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CMS Board Chair, Vice Chair reflect on efforts to close achievement gap

Charlotte-Mecklenburg Schools has a 2024 Strategic Plan dedicated to making all students college and career ready.
On tonight's final Making the Grade, our education reporter Courtney Cole shares the current workshops CMS is doing to improve student outcomes.
Published: Jun. 16, 2022 at 6:50 PM EDT
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CHARLOTTE, N.C. (WBTV) - Since the start of the school year for Charlotte-Mecklenburg Schools, we’ve brought you stories from parents, students, teachers, school leaders, and community members about the achievement gap between white and minority students.

WBTV’s yearlong commitment to sharing their perspectives and suggestions helped us understand how more students can “make the grade.”

We’ve explored support for English learners, students with disabilities, tutoring programs, community involvement and several other topics.

The 2021-22 school year is over, but the goals and strategies to improve student outcomes are still in progress.

More than 140,000 students attend CMS schools.

From the furthest edges of the county to the inner city, all have different passions and too often different outcomes - for many minority students this difference in achievement is larger.

The Board of Education Vice-Chair Thelma Byers-Bailey, says school staff can only help children improve if they know the student’s current status and the challenges they’re facing.

“You’ve got to focus on where the students are because you don’t know how to improve them if you don’t know where they are,” Byers-Bailey said.

Since last summer CMS has made it a priority to work on improving student outcomes. They’ve held monthly workshops pouring over data and creating smart goals to support students.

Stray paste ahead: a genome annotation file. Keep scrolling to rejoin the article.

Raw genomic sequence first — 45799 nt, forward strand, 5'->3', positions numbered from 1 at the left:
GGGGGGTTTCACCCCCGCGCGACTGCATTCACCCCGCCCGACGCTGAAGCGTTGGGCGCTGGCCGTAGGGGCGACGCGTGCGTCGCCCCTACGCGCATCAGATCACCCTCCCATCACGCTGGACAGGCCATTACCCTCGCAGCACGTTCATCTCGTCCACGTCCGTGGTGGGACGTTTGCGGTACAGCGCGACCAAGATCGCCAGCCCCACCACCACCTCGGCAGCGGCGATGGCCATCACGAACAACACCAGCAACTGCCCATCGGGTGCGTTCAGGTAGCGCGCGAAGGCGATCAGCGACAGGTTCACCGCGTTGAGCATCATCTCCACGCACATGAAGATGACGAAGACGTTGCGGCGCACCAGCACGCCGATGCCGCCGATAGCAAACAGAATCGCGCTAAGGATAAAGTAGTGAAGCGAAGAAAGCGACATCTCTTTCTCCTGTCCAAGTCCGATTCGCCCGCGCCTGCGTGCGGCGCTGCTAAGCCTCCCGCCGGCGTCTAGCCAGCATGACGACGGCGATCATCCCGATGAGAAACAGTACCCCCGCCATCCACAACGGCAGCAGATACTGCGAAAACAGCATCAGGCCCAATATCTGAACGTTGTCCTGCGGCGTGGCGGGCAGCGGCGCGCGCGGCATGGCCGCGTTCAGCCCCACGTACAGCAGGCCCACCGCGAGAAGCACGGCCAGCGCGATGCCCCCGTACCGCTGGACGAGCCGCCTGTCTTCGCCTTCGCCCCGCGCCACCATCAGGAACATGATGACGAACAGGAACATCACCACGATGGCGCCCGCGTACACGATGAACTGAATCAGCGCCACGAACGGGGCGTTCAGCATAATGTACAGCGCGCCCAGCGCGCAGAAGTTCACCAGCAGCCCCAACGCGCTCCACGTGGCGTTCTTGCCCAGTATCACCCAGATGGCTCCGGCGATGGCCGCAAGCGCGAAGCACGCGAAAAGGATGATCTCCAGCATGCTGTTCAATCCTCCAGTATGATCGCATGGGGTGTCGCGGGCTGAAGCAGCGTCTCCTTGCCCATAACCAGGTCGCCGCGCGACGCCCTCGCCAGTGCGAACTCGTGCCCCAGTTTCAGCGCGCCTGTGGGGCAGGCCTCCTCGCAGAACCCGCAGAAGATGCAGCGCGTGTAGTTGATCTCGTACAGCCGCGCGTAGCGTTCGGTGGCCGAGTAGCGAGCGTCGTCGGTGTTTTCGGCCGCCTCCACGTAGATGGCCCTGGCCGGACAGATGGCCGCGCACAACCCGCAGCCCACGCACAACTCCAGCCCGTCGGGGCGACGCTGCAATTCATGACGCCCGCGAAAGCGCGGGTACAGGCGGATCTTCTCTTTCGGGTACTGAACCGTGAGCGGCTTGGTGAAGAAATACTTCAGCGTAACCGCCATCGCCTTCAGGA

CMS is investing federal COVID funds to improve social-emotional well-being for students.

“We went to staff and said with these values in mind, bring us the data, show us where we have the most work to do, and let’s shine a light on that. Let’s develop a goal around that,” Board Chair Elyse Dashew said.

These workshops include The topics included improving third-grade reading levels, increasing minority student enrollment in advanced classes, and upping math performance.

“I hope it is reassuring to know, ‘okay they’re really zeroing in on the work that my kids need from them.’ That whole term laser light focus,” Dashew said.

CMS has multiple community partners that work with students to improve their reading scores.

Through a partnership with Read Charlotte and Learning Ovations, CMS launched the Assessment to Instruction (A2i) program pilot for Allenbrook Elementary, Hidden Valley Elementary, Hornets Nest Elementary, Montclaire Elementary, Piney Grove Elementary and Sterling Elementary.

CMS says one of its main goals is improving literacy for Black and Brown third-graders.

“Tutoring for those students who are really far behind is the solution for them and that’s individual or maybe even small groups,” Byers-Bailey said.

CMS is also investing federal COVID funds to improve social-emotional well-being for students, something many students and parents are pushing for to counteract violence and support students with their mental health needs.

“We’ve got to address those mitigating things that are stopping the student, being barriers for the student to learn,” Byers-Bailey said.

District leaders say they can’t do this work alone - from the board to the principals, teachers, parents and even you at home - district leaders say intentional community involvement can help more students make the grade.

“To that whole notion as a community we’re going to really have to kind of figure out where we’re going and all row in the same direction,” Dashew said.

Click here to read the district’s 2024 Strategic Plan.

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